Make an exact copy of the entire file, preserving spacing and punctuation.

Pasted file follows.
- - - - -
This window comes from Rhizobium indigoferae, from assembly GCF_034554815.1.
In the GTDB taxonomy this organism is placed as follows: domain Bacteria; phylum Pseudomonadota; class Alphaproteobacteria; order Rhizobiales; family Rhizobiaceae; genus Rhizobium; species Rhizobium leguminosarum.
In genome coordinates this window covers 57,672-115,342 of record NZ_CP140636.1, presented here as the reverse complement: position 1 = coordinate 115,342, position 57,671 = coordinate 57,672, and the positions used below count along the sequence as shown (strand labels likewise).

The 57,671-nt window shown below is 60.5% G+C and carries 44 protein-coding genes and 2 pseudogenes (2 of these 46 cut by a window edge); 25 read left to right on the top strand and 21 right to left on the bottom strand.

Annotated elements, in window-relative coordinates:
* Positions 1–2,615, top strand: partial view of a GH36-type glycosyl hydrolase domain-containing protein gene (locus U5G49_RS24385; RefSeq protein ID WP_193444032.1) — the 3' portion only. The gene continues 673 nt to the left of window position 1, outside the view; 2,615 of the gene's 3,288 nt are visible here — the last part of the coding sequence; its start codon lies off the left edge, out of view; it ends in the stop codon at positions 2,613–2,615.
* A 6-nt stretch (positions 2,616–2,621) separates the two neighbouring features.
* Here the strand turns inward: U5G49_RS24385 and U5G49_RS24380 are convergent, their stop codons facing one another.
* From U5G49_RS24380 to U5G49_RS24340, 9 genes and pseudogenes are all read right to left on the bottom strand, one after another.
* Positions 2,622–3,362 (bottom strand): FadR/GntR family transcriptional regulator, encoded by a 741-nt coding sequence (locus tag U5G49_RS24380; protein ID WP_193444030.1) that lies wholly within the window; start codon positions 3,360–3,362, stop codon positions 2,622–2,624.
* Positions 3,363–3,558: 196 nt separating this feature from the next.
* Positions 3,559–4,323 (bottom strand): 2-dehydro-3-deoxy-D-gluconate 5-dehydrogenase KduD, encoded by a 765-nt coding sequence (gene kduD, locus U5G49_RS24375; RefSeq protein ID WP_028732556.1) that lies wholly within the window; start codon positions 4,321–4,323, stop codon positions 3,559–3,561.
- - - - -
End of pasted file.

This window comes from Rhizobium indigoferae, from assembly GCF_034554815.1.
In the GTDB taxonomy this organism is placed as follows: domain Bacteria; phylum Pseudomonadota; class Alphaproteobacteria; order Rhizobiales; family Rhizobiaceae; genus Rhizobium; species Rhizobium leguminosarum.
In genome coordinates this window covers 57,672-115,342 of record NZ_CP140636.1, presented here as the reverse complement: position 1 = coordinate 115,342, position 57,671 = coordinate 57,672, and the positions used below count along the sequence as shown (strand labels likewise).

The 57,671-nt window shown below is 60.5% G+C and carries 44 protein-coding genes and 2 pseudogenes (2 of these 46 cut by a window edge); 25 read left to right on the top strand and 21 right to left on the bottom strand.

Annotated elements, in window-relative coordinates:
* Positions 1–2,615, top strand: partial view of a GH36-type glycosyl hydrolase domain-containing protein gene (locus U5G49_RS24385; RefSeq protein ID WP_193444032.1) — the 3' portion only. The gene continues 673 nt to the left of window position 1, outside the view; 2,615 of the gene's 3,288 nt are visible here — the last part of the coding sequence; its start codon lies off the left edge, out of view; it ends in the stop codon at positions 2,613–2,615.
* A 6-nt stretch (positions 2,616–2,621) separates the two neighbouring features.
* Here the strand turns inward: U5G49_RS24385 and U5G49_RS24380 are convergent, their stop codons facing one another.
* From U5G49_RS24380 to U5G49_RS24340, 9 genes and pseudogenes are all read right to left on the bottom strand, one after another.
* Positions 2,622–3,362 (bottom strand): FadR/GntR family transcriptional regulator, encoded by a 741-nt coding sequence (locus tag U5G49_RS24380; protein ID WP_193444030.1) that lies wholly within the window; start codon positions 3,360–3,362, stop codon positions 2,622–2,624.
* Positions 3,363–3,558: 196 nt separating this feature from the next.
* Positions 3,559–4,323 (bottom strand): 2-dehydro-3-deoxy-D-gluconate 5-dehydrogenase KduD, encoded by a 765-nt coding sequence (gene kduD, locus U5G49_RS24375; RefSeq protein ID WP_028732556.1) that lies wholly within the window; start codon positions 4,321–4,323, stop codon positions 3,559–3,561.